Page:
The tantalizing hint as to the nature of the only two branches in Kawhi’s decision tree came by way of his trade mate from the Spurs, Danny Green. It was in Danny’s social media announcement—apparently made from a wine cellar—that he had signed his own two year deal with the Lakers, subsequently reported at $30 million. Right at the beginning of Danny’s video, he says “Kawhi has made his decision, [it] seems like the announcement is out, it’s time for me to make my announcement”. Of course these are just words spoken in proximity to alcohol, but if taken literally it certainly sounds like there was some sort of interlock between the two star players respective decisions. All of these variations on “if he stays, I stay, if he goes, then I go”. Maybe Danny’s conversation with the Lakers went exactly like that. I’ll come and play for you but only if I’m not playing for the Raptors with Kawhi. Once Kawhi made the move to the Clippers, who already had a Danny Green in the person of Paul George, the real Danny could sign with whoever he wanted. What better destination than the crosstown rival, so that he could routinely serve up a heapin’ helpin’ of whoop-ass to his former teammate alongside some guy called LeBron James and some other guy called Anthony Davis.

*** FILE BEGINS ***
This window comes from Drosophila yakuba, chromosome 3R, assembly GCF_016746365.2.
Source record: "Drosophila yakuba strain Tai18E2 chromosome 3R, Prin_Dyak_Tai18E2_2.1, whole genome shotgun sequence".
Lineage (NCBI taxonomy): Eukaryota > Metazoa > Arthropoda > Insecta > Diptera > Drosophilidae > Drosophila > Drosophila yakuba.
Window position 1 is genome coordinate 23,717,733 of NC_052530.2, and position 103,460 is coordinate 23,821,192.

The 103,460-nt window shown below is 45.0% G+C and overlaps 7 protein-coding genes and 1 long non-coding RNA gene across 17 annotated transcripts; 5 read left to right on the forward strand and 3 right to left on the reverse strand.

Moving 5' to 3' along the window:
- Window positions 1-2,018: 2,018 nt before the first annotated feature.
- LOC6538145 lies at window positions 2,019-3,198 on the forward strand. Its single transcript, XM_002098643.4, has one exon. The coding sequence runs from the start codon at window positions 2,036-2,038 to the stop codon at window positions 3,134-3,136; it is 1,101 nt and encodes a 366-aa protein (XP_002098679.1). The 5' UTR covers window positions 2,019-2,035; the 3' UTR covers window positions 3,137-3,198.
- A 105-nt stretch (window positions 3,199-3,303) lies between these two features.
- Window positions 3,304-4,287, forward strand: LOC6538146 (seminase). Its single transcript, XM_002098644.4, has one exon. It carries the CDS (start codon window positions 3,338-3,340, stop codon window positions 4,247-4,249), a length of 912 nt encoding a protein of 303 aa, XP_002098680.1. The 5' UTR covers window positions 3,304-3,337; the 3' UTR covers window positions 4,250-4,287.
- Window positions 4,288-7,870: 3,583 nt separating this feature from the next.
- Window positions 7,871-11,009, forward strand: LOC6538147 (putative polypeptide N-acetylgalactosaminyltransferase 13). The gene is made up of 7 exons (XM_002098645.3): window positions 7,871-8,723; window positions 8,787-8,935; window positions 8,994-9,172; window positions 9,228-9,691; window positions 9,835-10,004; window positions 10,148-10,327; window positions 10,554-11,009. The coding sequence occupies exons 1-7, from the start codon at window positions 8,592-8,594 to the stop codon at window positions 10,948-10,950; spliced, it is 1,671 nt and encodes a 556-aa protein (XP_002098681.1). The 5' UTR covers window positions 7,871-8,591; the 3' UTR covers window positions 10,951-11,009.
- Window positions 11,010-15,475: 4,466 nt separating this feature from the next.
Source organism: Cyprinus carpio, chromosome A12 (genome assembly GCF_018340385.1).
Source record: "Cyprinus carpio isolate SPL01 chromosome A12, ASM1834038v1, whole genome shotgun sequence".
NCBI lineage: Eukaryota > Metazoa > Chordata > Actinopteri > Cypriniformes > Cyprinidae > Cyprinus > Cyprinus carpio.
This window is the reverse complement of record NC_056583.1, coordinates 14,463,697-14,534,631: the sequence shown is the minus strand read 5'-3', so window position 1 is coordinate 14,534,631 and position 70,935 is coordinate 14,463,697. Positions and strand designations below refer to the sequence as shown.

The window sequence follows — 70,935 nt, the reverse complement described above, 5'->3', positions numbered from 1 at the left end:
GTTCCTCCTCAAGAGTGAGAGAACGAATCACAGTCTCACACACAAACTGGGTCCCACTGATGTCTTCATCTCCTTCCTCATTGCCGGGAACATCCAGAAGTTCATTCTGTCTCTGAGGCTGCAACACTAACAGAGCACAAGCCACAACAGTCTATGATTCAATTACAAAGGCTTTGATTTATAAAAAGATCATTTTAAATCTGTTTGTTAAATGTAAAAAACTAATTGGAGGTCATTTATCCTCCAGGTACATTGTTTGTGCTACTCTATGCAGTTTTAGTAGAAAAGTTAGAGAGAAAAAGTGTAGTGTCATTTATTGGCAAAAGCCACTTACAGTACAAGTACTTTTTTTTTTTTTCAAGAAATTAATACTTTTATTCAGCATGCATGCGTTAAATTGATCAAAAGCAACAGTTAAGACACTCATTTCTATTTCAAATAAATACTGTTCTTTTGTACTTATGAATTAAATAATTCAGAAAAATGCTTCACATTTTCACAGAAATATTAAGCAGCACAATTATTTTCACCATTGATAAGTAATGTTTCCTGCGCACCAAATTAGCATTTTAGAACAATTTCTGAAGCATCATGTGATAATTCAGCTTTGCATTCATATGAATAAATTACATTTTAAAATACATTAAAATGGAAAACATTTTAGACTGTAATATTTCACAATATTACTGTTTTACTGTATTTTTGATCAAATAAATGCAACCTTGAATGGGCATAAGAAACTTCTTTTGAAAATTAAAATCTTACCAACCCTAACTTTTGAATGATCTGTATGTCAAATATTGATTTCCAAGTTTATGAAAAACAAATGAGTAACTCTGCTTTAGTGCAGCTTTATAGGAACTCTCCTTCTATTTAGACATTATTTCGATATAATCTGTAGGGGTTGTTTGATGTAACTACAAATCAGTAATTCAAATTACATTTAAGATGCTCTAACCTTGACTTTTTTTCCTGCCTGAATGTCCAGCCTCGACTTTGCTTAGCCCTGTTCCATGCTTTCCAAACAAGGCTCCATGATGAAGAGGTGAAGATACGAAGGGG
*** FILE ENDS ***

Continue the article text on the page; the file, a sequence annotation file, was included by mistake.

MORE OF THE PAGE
As a relative newcomer to NBA basketball fandom, I am at a disadvantage to those of greater experience, expertise and more years watching the game—which is just about everybody. At a disadvantage in every way except, perhaps, being able to look at the game objectively based on the facts in front of me. It will make those more qualified than me bristle, but basketball is much less of a team sport than it first appears. A single star who is healthy along with a really good wingman and a fairly strong supporting cast has a real chance of winning championships. Backing up this assertion is the fact that top players are eligible ato eventually take home as much as 35% of the overall team salary budget.